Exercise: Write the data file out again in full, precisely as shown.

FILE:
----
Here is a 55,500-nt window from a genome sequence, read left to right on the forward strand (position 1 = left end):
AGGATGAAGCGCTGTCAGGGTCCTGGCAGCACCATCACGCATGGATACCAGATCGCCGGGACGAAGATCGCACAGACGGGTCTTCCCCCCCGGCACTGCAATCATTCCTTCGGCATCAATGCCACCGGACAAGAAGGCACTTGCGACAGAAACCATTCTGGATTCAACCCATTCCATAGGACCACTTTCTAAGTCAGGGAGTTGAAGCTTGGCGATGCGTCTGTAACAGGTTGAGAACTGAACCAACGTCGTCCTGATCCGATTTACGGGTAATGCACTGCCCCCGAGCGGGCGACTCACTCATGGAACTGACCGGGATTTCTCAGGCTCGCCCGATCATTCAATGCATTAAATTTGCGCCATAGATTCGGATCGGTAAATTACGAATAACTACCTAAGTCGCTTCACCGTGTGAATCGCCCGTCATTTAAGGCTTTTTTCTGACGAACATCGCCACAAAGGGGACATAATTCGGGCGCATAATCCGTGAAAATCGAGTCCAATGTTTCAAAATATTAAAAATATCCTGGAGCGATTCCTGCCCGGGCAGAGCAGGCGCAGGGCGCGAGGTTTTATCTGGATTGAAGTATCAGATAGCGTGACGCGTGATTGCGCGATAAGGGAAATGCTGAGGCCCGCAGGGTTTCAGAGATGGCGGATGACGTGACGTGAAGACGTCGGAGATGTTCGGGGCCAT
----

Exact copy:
Here is a 55,500-nt window from a genome sequence, read left to right on the forward strand (position 1 = left end):
AGGATGAAGCGCTGTCAGGGTCCTGGCAGCACCATCACGCATGGATACCAGATCGCCGGGACGAAGATCGCACAGACGGGTCTTCCCCCCCGGCACTGCAATCATTCCTTCGGCATCAATGCCACCGGACAAGAAGGCACTTGCGACAGAAACCATTCTGGATTCAACCCATTCCATAGGACCACTTTCTAAGTCAGGGAGTTGAAGCTTGGCGATGCGTCTGTAACAGGTTGAGAACTGAACCAACGTCGTCCTGATCCGATTTACGGGTAATGCACTGCCCCCGAGCGGGCGACTCACTCATGGAACTGACCGGGATTTCTCAGGCTCGCCCGATCATTCAATGCATTAAATTTGCGCCATAGATTCGGATCGGTAAATTACGAATAACTACCTAAGTCGCTTCACCGTGTGAATCGCCCGTCATTTAAGGCTTTTTTCTGACGAACATCGCCACAAAGGGGACATAATTCGGGCGCATAATCCGTGAAAATCGAGTCCAATGTTTCAAAATATTAAAAATATCCTGGAGCGATTCCTGCCCGGGCAGAGCAGGCGCAGGGCGCGAGGTTTTATCTGGATTGAAGTATCAGATAGCGTGACGCGTGATTGCGCGATAAGGGAAATGCTGAGGCCCGCAGGGTTTCAGAGATGGCGGATGACGTGACGTGAAGACGTCGGAGATGTTCGGGGCCAT